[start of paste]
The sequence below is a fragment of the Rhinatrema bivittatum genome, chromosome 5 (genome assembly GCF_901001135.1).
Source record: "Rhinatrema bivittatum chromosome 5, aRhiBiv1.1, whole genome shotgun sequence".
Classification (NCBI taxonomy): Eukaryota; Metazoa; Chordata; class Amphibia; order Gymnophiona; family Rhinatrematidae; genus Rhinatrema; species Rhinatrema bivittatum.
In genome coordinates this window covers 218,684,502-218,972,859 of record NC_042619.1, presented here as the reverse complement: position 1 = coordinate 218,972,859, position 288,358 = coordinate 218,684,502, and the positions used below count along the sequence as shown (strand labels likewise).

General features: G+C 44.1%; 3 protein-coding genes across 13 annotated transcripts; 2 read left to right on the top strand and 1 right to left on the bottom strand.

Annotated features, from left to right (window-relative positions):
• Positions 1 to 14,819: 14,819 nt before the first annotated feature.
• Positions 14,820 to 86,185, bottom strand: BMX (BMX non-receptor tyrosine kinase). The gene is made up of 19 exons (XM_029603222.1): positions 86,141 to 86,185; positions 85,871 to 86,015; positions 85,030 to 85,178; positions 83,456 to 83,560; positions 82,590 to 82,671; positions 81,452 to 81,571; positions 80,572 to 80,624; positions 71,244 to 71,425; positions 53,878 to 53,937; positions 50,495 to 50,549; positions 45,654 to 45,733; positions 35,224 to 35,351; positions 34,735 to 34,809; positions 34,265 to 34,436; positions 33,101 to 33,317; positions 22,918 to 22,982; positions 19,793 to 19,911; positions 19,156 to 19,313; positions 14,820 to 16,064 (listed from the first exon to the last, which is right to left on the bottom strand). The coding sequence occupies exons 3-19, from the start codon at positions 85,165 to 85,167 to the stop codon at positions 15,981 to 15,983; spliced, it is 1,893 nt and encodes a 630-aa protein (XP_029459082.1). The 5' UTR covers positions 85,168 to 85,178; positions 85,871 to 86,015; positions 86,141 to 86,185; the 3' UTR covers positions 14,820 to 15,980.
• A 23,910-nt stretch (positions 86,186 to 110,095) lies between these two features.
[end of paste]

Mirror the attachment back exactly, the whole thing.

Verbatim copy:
The sequence below is a fragment of the Rhinatrema bivittatum genome, chromosome 5 (genome assembly GCF_901001135.1).
Source record: "Rhinatrema bivittatum chromosome 5, aRhiBiv1.1, whole genome shotgun sequence".
Classification (NCBI taxonomy): Eukaryota; Metazoa; Chordata; class Amphibia; order Gymnophiona; family Rhinatrematidae; genus Rhinatrema; species Rhinatrema bivittatum.
In genome coordinates this window covers 218,684,502-218,972,859 of record NC_042619.1, presented here as the reverse complement: position 1 = coordinate 218,972,859, position 288,358 = coordinate 218,684,502, and the positions used below count along the sequence as shown (strand labels likewise).

General features: G+C 44.1%; 3 protein-coding genes across 13 annotated transcripts; 2 read left to right on the top strand and 1 right to left on the bottom strand.

Annotated features, from left to right (window-relative positions):
• Positions 1 to 14,819: 14,819 nt before the first annotated feature.
• Positions 14,820 to 86,185, bottom strand: BMX (BMX non-receptor tyrosine kinase). The gene is made up of 19 exons (XM_029603222.1): positions 86,141 to 86,185; positions 85,871 to 86,015; positions 85,030 to 85,178; positions 83,456 to 83,560; positions 82,590 to 82,671; positions 81,452 to 81,571; positions 80,572 to 80,624; positions 71,244 to 71,425; positions 53,878 to 53,937; positions 50,495 to 50,549; positions 45,654 to 45,733; positions 35,224 to 35,351; positions 34,735 to 34,809; positions 34,265 to 34,436; positions 33,101 to 33,317; positions 22,918 to 22,982; positions 19,793 to 19,911; positions 19,156 to 19,313; positions 14,820 to 16,064 (listed from the first exon to the last, which is right to left on the bottom strand). The coding sequence occupies exons 3-19, from the start codon at positions 85,165 to 85,167 to the stop codon at positions 15,981 to 15,983; spliced, it is 1,893 nt and encodes a 630-aa protein (XP_029459082.1). The 5' UTR covers positions 85,168 to 85,178; positions 85,871 to 86,015; positions 86,141 to 86,185; the 3' UTR covers positions 14,820 to 15,980.
• A 23,910-nt stretch (positions 86,186 to 110,095) lies between these two features.